Lu, I haven’t heard of any of those books – shows how little I know about teenagers! It is great that you are able to share recommendations with your sister – mine doesn’t read at all.

The arrival sounds fascinating! I have used The Mystery of Harris Burdick as a writing prompt activity for my students. I think this book would also work well for that kind of creative writing endeavor.

Although I haven’t read it, I thought The Hunger Games and the Stephanie Meyers would be good choices for teenagers (assuming they haven’t read those)?

In my teenage years, I remember getting 1984 (Orwell), The Complete Sherlock Holmes (Arthur Conan Doyle), The Thorn Birds (Colleen McCoullough), and Sophie’s World (Jostein Gaarder). Most are classics, which everyone should probably read at least one.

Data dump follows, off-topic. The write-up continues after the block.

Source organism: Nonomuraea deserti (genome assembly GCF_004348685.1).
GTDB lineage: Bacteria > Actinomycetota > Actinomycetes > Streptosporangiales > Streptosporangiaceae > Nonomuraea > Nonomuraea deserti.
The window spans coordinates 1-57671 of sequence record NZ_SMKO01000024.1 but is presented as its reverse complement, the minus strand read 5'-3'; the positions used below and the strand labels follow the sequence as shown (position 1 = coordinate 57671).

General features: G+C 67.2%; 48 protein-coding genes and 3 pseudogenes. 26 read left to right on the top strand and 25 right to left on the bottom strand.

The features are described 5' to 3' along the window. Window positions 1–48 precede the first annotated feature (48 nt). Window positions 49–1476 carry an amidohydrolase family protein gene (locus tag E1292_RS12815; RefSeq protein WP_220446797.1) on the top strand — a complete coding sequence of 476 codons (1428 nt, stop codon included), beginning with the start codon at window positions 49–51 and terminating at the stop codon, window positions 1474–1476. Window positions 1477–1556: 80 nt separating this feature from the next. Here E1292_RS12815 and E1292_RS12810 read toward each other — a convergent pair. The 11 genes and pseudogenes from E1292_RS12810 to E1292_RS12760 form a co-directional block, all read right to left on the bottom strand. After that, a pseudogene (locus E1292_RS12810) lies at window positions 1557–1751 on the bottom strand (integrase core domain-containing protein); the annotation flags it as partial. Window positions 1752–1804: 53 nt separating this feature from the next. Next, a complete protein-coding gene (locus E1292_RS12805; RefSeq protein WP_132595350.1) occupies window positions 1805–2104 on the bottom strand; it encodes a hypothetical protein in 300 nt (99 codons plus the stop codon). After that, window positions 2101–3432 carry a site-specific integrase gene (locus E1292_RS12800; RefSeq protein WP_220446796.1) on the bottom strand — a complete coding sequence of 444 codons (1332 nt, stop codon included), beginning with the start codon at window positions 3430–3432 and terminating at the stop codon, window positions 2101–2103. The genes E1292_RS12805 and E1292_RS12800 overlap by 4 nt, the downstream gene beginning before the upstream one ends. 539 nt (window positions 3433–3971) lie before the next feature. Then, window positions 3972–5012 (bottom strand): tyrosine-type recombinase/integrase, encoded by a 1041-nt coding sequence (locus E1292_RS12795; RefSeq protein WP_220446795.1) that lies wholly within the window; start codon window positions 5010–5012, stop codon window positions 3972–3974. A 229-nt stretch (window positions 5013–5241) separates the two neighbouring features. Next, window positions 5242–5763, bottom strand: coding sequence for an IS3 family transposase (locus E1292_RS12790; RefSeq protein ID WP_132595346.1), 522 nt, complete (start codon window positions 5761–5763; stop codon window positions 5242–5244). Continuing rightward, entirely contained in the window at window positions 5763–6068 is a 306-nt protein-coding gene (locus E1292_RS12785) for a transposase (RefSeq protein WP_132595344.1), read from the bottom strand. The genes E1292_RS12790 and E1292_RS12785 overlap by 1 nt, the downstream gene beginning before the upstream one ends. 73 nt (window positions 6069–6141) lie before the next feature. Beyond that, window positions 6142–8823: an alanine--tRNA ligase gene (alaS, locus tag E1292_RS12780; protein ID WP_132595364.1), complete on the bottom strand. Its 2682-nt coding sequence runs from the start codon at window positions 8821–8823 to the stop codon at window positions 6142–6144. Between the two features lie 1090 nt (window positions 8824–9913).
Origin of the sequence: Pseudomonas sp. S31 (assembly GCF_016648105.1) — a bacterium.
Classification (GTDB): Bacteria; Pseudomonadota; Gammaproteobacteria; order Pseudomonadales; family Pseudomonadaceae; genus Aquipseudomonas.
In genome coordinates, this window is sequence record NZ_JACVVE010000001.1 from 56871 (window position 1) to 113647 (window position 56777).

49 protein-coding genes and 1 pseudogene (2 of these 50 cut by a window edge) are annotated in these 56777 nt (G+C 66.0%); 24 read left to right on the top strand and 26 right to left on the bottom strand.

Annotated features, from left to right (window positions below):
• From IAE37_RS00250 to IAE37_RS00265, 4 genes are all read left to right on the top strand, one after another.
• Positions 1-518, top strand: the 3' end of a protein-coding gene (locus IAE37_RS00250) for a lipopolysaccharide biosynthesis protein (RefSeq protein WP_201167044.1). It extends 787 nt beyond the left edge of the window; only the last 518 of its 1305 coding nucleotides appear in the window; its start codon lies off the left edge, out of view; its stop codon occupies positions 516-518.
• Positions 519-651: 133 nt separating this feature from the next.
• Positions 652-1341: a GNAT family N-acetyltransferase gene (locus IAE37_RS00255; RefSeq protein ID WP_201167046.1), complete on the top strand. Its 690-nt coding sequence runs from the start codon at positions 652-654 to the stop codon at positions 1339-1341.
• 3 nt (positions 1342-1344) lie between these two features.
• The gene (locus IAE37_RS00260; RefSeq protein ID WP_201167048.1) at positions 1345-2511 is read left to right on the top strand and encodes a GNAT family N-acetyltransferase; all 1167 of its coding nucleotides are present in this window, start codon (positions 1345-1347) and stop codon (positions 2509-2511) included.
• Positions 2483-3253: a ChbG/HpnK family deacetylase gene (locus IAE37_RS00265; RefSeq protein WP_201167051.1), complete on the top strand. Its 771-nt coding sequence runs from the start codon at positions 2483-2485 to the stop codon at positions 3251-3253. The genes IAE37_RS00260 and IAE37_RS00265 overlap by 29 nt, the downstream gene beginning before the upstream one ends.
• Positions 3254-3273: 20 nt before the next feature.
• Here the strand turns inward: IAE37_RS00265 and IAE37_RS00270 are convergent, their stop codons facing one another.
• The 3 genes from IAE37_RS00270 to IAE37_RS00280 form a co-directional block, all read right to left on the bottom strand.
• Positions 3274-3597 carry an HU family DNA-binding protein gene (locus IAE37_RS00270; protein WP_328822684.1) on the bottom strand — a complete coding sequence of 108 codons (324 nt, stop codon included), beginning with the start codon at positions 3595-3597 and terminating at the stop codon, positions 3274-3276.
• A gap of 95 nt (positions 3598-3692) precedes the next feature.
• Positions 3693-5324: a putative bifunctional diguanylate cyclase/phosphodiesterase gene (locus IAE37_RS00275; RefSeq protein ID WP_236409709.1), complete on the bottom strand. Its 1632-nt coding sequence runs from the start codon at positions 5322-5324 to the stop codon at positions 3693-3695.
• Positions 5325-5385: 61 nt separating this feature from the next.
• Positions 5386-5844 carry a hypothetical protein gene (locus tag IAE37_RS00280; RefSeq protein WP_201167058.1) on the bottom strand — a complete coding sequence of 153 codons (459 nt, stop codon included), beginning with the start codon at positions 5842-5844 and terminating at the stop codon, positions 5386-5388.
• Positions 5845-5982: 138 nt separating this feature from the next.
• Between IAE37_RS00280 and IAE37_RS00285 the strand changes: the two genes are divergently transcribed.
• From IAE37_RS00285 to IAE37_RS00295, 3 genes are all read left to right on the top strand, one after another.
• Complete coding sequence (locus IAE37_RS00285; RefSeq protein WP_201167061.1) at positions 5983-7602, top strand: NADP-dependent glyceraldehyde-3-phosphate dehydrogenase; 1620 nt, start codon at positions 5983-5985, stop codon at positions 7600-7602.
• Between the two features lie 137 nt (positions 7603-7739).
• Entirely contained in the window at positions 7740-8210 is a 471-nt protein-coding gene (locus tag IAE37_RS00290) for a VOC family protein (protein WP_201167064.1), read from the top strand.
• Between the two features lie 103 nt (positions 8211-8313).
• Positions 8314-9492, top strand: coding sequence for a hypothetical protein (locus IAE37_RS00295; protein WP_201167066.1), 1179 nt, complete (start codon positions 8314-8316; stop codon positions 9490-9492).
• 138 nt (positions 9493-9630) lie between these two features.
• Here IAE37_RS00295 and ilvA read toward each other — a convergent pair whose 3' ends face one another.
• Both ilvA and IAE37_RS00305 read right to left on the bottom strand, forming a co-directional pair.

I don’t know what to give teenagers either. Although one of them I know loves the series Bones, and will probably get him an installment he doesn’t have yet.

I highly recommend, for kids aged 4 to 8, any of Melanie Watt’s books. Particularly the first books in her Scaredy Squirrel and Chester series. My kids cannot get enough of them. And also I enjoy reading them. That says a lot because I have yet to tire and we read them almost every night. Can’t be said for some of their other books.

I love The Incredible Book Eating Boy that you featured above. 🙂

Claire, I think the problem with teens is that they all have their own tastes, so it is not so easy to buy/suggest a book without knowing them.